Every year, the LCB Senior Living community joins people worldwide to fight the darkness of Alzheimer’s on what is known as The Longest Day, or the summer solstice. In the United States, someone develops Alzheimer’s disease every 65 seconds, and more than five million Americans currently live with it. Considering these statistics, it is likely that you know a friend or neighbor caring for an affected family member and, for the 16 million Americans providing unpaid care for a loved one with Alzheimer’s or other dementias, support from friends and family is paramount.
Below are some helpful ways to lend a hand to a family dealing with Alzheimer’s:
Lend an Ear
Sometimes all caregivers need is time to talk, process, and vent. No advice or shared experience is necessary. The simple act of listening and affirming is a tremendous gift you can give them. Offer to take them out for a quick coffee, schedule a phone call, or get out for a short stroll around their neighborhood.
Perform Small Acts of Kindness
Alzheimer’s caregivers face countless decisions daily. Consider performing small random acts of kindness that they don’t need to consider. For example, drop off a home-cooked meal or freshly baked cookies in containers that don’t need returning, bring their trashcans in from the road on garbage day, or do some yard work after completing your own.
Offer Your Time
Caregiver hours can be long and tiresome, and caregiver burnout is a real issue. If you feel comfortable doing so, offer to stay with their loved one for a few hours while your friend or neighbor runs an errand, hits the gym, or takes a nap.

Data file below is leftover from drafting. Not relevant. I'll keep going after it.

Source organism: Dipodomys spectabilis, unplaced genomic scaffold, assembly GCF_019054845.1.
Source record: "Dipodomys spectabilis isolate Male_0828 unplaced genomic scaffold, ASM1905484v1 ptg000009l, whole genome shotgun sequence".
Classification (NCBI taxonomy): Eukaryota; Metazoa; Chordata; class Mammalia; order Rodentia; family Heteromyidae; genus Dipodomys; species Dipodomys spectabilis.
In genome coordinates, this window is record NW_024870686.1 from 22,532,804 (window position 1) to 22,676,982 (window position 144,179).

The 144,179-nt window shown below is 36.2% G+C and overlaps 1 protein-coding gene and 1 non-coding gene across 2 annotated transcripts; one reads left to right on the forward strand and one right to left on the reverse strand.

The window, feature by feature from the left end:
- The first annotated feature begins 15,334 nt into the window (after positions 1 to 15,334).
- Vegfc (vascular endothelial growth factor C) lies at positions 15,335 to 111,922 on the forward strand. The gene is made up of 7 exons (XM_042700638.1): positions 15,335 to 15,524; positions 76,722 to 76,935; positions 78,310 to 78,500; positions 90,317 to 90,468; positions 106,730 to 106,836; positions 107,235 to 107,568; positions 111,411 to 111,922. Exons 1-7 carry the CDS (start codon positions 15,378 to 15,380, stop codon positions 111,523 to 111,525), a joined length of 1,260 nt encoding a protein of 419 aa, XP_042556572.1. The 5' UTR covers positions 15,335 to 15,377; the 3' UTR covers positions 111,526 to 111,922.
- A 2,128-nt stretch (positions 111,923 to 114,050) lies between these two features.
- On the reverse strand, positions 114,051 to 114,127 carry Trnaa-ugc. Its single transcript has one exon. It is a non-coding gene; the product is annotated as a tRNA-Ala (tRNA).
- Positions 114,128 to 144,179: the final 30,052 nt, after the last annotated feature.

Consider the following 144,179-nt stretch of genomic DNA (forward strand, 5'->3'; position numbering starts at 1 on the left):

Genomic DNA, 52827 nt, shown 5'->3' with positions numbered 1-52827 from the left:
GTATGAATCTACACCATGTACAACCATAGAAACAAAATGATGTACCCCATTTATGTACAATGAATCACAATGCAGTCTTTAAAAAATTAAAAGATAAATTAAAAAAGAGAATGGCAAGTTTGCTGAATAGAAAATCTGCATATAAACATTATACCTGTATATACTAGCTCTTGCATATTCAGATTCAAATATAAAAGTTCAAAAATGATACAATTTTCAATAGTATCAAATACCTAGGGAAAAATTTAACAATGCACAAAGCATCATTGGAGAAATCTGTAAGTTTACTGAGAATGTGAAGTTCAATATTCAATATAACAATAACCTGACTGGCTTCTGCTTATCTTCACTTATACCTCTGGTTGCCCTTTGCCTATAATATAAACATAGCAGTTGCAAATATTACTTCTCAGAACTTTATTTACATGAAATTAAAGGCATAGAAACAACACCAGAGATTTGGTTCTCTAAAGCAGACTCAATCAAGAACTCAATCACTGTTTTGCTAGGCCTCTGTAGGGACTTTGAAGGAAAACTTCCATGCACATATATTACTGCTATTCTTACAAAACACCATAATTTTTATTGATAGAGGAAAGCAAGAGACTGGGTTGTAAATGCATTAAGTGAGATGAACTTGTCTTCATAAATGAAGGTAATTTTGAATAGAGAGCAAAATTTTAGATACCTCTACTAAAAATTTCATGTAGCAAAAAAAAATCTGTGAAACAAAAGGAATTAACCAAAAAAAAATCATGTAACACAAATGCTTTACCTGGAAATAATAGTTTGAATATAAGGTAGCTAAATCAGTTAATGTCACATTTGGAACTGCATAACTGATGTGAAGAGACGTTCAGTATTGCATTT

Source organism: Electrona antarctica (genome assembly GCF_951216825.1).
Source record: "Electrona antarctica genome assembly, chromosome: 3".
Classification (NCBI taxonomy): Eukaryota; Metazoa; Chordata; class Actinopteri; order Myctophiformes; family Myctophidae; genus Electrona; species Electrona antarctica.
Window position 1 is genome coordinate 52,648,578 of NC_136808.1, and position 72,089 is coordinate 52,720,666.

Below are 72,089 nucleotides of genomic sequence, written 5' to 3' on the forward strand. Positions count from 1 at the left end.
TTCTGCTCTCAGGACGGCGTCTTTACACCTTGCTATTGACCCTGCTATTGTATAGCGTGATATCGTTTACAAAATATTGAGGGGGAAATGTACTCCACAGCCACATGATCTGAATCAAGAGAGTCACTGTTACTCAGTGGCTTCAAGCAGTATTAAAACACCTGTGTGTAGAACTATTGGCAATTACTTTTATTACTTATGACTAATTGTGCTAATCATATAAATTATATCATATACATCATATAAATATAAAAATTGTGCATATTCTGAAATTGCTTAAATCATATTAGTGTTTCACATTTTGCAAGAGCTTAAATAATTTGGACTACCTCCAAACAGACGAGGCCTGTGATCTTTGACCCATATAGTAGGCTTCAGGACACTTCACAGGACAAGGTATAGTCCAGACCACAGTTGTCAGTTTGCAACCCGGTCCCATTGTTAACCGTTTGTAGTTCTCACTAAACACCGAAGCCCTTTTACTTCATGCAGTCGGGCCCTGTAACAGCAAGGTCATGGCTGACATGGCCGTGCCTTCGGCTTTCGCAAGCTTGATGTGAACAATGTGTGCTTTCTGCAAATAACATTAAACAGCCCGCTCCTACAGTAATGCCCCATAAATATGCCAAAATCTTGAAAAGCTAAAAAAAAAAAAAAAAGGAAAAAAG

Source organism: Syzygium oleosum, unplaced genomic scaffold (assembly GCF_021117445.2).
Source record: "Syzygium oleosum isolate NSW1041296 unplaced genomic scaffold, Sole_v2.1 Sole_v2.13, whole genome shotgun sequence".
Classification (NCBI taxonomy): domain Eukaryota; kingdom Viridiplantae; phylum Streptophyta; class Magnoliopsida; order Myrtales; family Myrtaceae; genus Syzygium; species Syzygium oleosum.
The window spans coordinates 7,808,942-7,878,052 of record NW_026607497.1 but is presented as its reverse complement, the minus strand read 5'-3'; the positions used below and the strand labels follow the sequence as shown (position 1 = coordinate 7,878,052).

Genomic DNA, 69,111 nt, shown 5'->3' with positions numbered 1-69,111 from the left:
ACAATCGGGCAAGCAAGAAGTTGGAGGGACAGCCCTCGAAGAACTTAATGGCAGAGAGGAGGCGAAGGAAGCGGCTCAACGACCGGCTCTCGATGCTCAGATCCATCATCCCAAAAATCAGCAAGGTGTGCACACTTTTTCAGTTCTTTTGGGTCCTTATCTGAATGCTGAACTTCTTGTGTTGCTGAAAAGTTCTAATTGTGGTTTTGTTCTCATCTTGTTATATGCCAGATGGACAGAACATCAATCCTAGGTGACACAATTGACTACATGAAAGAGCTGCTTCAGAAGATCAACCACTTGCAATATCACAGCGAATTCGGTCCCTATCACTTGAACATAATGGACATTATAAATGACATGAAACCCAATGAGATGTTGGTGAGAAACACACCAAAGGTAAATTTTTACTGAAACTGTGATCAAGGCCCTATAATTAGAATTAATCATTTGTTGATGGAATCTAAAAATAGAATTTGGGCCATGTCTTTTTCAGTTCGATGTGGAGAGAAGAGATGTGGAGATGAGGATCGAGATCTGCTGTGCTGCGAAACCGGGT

Choose a Weekly Chore
Chat with your friend and let them know you’d like to help by taking a weekly chore or errand off their plate and adding it to your to-do list. Grab items from the store during your weekly shopping trip or drop off and pick up their books from the library. Any small task you do will lessen the burden on them.
Engage Family Members
Engage family members in activities, like a cookout, that you and your family may be doing to give them a break from the routine. If you both have children, take over carpooling duties and invite them along when you take your kids bowling or to the beach.
Be Persistent, Not Insistent
Often Alzheimer’s caregivers are too overwhelmed to respond but don’t take it personally and don’t give up on them. Try a different approach or let them know that your offer to listen or help does not come with an expiration date or any expectations from them. Above all, be respectful, regardless of their quickness to respond.
For more information, check out our Caregiver’s Toolbox. It’s full of tips that may assist you in understanding how to help ease the caregiver’s experiences